Will the ongoing conflict in the Ukraine affect the housing market?
I would like to start this blog by saying that my heart goes out to all affected by the Russian invasion of the Ukraine. The acts of the Russian government are truly senseless, and I hope that whatever the resolution is, that it is swift. The Russian invasion of the Ukraine has sent a jolt through the hearts of the American people. As we watch from afar, we have no idea what it’s like to be a part of this conflict. I am sorry that so many news outlets and journalists have attempted to use this conflict to promote their political or personal narratives. I won’t attempt to relate to the people of the Ukraine, nor will I compare this conflict to anything we are currently facing in our Nation.
The housing market has been in a constant gain since the early weeks of 2021. Historically low interest rates coupled with inflation, limited housing inventory, and historically high prices of materials and labor have created the monster that is now the “normal” real estate market. I say “normal” because the sheer definition of normal has been lost when it comes to real estate. The definition of a typical/normal real estate market is having 6 months of housing inventory available at any given time. This simply means that if no new houses came available for sale for 6 straight months we would have enough homes for every buyer for that same 6 month period. We have not had the level of inventory to maintain that definition of normal in over 3 years.
So, how does the invasion of the Ukraine affect our housing market here in the US, and specifically the Charlotte region? Well, the first impact of the war has already been felt in our pocketbooks by the rising cost of oil. As oil costs increase the average consumer tightens their purse strings and reduces overall spending. Costs of consumer goods rise due to the increased costs to ship and cost of labor increases due to the increased expenditure to get workers to their destinations.
Since housing is not your typical consumer good you have to both look at the cost of existing housing, rents, and the cost of new construction. New construction costs increase because if the increased costs of both the materials needed to build and the cost of skilled labor. Since we have been at record high materials costs since mid 2020 it’s projected that the cost of new housing will only increase. Increasing costs of new construction means consumers look towards resale options to avoid the unknown expenditure of new homes, increasing costs of existing housing. As existing home prices increase, consumers then look towards rental options which then increase the cost of rents as you still have a supply and demand imbalance. Unfortunately, this is the natural domino effect.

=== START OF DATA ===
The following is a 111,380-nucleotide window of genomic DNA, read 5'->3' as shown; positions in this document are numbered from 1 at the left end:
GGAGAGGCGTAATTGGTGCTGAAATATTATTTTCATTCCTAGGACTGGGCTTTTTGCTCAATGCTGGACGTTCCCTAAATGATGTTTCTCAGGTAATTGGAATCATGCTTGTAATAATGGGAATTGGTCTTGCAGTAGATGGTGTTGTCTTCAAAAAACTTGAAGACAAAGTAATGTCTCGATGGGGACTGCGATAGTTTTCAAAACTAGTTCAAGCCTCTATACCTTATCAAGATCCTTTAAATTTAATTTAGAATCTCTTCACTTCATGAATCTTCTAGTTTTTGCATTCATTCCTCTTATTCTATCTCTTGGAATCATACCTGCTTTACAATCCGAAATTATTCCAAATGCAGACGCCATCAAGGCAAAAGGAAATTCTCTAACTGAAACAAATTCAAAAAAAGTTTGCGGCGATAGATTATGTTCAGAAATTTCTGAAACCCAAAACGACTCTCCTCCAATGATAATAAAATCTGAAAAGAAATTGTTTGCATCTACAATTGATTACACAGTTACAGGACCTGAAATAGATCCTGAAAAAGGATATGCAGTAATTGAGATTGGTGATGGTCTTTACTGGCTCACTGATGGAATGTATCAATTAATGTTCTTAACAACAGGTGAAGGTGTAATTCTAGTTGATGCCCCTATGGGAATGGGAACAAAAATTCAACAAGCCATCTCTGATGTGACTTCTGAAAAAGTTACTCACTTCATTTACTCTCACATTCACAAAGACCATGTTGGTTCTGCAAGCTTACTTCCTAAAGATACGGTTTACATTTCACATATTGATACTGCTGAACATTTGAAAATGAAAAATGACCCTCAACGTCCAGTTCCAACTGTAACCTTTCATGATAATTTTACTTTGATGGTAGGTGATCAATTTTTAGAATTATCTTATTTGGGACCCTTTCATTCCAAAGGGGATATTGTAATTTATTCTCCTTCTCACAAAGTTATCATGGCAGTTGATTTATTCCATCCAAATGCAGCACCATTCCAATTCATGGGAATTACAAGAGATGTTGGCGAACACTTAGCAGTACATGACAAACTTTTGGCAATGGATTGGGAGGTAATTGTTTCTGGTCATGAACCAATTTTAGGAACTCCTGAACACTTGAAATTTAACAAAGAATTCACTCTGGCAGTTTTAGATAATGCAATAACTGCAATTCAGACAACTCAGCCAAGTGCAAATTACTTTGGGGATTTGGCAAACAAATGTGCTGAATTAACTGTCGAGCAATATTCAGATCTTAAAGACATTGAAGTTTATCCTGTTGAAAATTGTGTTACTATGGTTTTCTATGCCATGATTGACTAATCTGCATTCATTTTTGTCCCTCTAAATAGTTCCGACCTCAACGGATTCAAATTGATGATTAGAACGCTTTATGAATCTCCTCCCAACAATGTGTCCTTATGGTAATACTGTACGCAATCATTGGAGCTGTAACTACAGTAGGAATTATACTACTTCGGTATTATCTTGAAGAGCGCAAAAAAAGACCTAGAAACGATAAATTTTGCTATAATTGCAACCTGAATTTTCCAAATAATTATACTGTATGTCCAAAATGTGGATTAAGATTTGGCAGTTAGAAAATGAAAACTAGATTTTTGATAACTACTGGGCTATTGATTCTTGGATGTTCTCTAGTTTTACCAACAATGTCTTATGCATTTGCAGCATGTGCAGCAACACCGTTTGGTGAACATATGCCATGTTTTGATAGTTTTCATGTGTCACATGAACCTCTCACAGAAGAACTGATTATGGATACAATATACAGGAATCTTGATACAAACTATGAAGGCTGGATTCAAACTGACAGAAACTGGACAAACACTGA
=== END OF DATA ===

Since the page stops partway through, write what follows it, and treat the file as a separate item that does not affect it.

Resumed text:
Like many I remember the recession of 2008 and recall vividly the impact it had on both housing and the markets. Gas was over $4/Gallon and it felt like the market was never going to recover. Fast forward to now and it feels similar, but there are dramatic differences today compared to the recession of 2008.
Please know I’m not predicting a recession, but I have to take note of what so many of the news outlets and “professionals” are saying. The reality of the situation is they are glossing over clear market statistics and factual differences between the housing market in 2008 and now. In 2008 you had major differences in both mortgages and housing inventory. Before the crash we had sub prime mortgage lending, heavy use of adjustable rate mortgages, and higher than normal inventory levels. Housing inventory at the time was higher than today’s numbers as builders were building for future growth. Builders were getting hundreds of homes on the market at a time, flooding an already saturated market of resale homes.
Today, we have very few homes on the market and builders cant get enough materials or skilled labor to even meet current demand, much less future demand. Our mortgage industry today is also completely different than 2008 given the lack of subprime mortgages and less than 5% of mortgages today are being written as adjustable rates.
We still have a historic inventory shortage and it’s only getting worse. Year to date we’re down 10% in number of listings compared to February of last year and the influx of buyers into our market is ever increasing. In 28173 alone we only have 25 active single family home listings, with nearly half having only been on market for 7 days or less.
Although it may be too early to have truly felt the effects of the conflict in the Ukraine, all signs are indicating a continuation of our market trends similar to that of 2021. If this is the case, our area is poised for another property value increase of 10-20% in 2022. Only time will tell, but if you’re still considering buying or selling a home, now is still proving to be a great time to do so.
As always, if your thinking about buying or selling contact me directly at 980-250-2795
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Matt Lawson, MBA is the Owner and Broker in Charge of Briggs American Homes, a real estate team at Keller Williams Ballantyne area. Matt lives and operates his business right here in Waxhaw, NC and is passionate about all things Real Estate.